Moncrieff: 149-163; Grieve: 110-120
by Dennis Abrams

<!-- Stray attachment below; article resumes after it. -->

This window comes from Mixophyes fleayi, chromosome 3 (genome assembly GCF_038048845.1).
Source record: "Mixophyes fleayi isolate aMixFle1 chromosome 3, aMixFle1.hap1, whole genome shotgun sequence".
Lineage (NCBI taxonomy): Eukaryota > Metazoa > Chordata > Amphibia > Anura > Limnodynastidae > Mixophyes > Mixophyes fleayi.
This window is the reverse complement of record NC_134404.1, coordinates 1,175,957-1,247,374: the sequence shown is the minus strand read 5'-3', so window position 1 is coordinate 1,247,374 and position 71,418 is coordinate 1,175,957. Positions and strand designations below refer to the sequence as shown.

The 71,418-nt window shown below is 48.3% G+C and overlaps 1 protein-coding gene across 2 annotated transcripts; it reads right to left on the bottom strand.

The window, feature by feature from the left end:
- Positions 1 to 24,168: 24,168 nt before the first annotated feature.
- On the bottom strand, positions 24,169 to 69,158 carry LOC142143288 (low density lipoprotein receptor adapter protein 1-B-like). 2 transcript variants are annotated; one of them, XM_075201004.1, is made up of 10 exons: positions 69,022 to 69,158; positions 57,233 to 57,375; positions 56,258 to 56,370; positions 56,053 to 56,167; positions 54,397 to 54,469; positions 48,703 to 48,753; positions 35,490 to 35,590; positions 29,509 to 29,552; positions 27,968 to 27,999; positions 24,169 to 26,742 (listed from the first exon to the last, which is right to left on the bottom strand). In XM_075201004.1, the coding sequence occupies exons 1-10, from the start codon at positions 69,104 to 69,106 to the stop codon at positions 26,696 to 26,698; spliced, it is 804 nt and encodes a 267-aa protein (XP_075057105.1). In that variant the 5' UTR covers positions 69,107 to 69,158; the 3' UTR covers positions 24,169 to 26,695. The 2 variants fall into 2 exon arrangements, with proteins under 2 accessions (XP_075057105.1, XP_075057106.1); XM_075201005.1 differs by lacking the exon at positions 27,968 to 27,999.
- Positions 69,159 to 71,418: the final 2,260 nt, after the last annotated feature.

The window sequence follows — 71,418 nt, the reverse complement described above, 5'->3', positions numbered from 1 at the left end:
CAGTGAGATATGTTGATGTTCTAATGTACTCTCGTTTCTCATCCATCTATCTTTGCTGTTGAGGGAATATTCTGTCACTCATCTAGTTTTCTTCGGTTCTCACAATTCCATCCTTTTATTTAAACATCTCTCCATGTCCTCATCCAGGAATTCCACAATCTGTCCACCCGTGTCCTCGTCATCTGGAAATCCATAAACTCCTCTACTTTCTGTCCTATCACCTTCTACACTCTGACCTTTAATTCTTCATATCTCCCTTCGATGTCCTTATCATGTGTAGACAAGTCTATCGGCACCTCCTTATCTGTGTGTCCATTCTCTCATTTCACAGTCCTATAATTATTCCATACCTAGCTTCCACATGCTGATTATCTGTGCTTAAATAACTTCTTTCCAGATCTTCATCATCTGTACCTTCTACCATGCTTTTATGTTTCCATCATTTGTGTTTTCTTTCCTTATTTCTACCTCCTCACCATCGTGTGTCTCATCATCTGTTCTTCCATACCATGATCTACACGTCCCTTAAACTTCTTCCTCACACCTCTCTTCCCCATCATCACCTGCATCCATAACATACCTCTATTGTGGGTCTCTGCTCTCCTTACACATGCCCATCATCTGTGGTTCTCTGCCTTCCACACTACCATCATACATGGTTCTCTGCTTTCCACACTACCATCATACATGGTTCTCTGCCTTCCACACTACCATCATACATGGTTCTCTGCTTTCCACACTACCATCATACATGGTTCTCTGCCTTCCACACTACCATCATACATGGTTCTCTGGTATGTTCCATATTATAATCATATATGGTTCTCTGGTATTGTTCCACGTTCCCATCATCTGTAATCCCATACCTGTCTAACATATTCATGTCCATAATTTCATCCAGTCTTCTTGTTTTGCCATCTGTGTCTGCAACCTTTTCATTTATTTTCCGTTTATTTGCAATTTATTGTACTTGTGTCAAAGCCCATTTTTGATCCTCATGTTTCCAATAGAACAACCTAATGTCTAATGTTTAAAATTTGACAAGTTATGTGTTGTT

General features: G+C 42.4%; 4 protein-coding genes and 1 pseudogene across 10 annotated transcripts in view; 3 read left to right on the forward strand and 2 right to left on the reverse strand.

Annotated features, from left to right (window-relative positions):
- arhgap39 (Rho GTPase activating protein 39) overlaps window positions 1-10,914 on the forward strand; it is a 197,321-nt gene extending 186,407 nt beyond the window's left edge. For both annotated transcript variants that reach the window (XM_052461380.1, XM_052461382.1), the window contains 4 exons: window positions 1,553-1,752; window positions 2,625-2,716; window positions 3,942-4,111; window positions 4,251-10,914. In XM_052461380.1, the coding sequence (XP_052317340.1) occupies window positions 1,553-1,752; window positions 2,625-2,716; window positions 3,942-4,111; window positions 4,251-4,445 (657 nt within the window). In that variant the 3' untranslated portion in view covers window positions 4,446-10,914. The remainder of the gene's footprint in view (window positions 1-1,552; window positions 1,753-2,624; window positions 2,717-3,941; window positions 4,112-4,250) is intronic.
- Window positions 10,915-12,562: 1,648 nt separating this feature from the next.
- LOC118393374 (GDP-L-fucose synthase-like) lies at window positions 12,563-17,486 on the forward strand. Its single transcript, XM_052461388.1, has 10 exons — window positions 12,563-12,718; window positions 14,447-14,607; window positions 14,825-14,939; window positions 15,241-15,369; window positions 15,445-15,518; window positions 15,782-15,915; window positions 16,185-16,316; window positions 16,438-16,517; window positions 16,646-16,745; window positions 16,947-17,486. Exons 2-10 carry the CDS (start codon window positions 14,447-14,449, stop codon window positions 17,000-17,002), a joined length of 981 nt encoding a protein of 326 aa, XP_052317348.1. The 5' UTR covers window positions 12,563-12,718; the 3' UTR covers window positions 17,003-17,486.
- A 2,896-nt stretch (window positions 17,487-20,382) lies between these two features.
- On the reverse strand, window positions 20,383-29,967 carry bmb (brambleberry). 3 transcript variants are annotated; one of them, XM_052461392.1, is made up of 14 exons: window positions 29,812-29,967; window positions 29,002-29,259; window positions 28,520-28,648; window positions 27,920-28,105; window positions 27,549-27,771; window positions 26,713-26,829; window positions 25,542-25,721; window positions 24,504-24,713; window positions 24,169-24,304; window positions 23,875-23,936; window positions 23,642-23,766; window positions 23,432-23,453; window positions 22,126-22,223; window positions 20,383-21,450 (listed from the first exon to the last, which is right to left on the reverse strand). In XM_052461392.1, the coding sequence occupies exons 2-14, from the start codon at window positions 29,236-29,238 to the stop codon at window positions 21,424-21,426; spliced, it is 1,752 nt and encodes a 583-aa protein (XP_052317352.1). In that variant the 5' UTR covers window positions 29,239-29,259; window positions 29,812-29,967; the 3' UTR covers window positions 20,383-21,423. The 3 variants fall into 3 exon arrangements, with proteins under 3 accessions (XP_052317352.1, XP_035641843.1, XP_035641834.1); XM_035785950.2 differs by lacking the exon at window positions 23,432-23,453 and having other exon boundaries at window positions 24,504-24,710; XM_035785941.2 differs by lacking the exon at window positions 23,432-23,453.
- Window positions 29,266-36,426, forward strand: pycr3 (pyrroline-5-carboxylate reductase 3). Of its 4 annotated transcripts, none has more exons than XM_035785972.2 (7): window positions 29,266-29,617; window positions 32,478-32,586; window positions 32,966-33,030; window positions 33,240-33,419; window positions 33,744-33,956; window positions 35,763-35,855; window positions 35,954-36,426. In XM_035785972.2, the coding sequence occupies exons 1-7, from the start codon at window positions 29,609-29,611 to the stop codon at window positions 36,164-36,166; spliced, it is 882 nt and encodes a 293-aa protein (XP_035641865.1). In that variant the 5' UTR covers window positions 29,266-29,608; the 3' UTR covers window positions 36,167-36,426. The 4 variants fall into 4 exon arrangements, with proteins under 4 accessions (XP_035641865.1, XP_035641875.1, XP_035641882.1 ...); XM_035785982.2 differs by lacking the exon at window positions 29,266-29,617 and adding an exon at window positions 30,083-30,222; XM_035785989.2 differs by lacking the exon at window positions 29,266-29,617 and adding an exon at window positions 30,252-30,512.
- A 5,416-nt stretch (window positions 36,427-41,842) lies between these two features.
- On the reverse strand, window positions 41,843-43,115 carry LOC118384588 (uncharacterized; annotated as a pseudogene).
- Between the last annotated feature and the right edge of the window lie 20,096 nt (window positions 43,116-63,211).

M. and Mme Swann’s pride in Gilberte. Gilberte’s desire to make her father happy. “I’m sure you could no more live without your papa than I could, which is quite natural after all. How can one ever forget a person one has loves all one’s life?” Mme Swann answers Marcel’s question who her playmates Gilberte liked best, “But you ought to know a great deal better than I do, since you’re in her confidence, the great favourite, the crack as the English say.” Marcel’s previous existence outside that of the Swann’s is now nearly inconceivable. “For years I had believed that the notion of going to Mme Swann’s was a vague, chimerical dream to which I should never attain; after I had spent a quarter of an hour in her drawing-room, it was the time when I did not yet know her that had become chimerical and vague like a possibility which the realisation of an alternative possibility had destroyed.” The charm of the drawing room, in which the Chinese ornaments “which she now felt to be rather sham” are being replaced by “little chairs and stools and things draped in old Louis XVI silks…” Odette’s pleasure in Marcel’s plea for her not to change out of her housecoat and into “outdoor” clothes for their outing to the zoo. Marcel’s pride in walking with Mme Swann, “And now, were we to meet one or other of Gilberte’s friends, boy or girl, who greeted us from afar, it was my turn to be looked upon by them as one of those happy creatures whose lot I had envied, one of those friends of Gilberte who knew her family and had a share in that other part of her life, the part which was not spent in the Champs-Elysees.” The Princesse Mathilde, her dry sense of humor, and Mme Swann’s graciousness and ease in talking with her. Mme Swann urges Marcel to visit the Princesse. “‘You should go and write your name in her book one day this week,’ Mme Swann counselled me. “one doesn’t leave cards upon these ‘Royalties,’ as the English call them, but she will invite you to her house if you put your name down.” Gilberte’s resistance to her father’s wishes and anger at Marcel for taking her father’s side.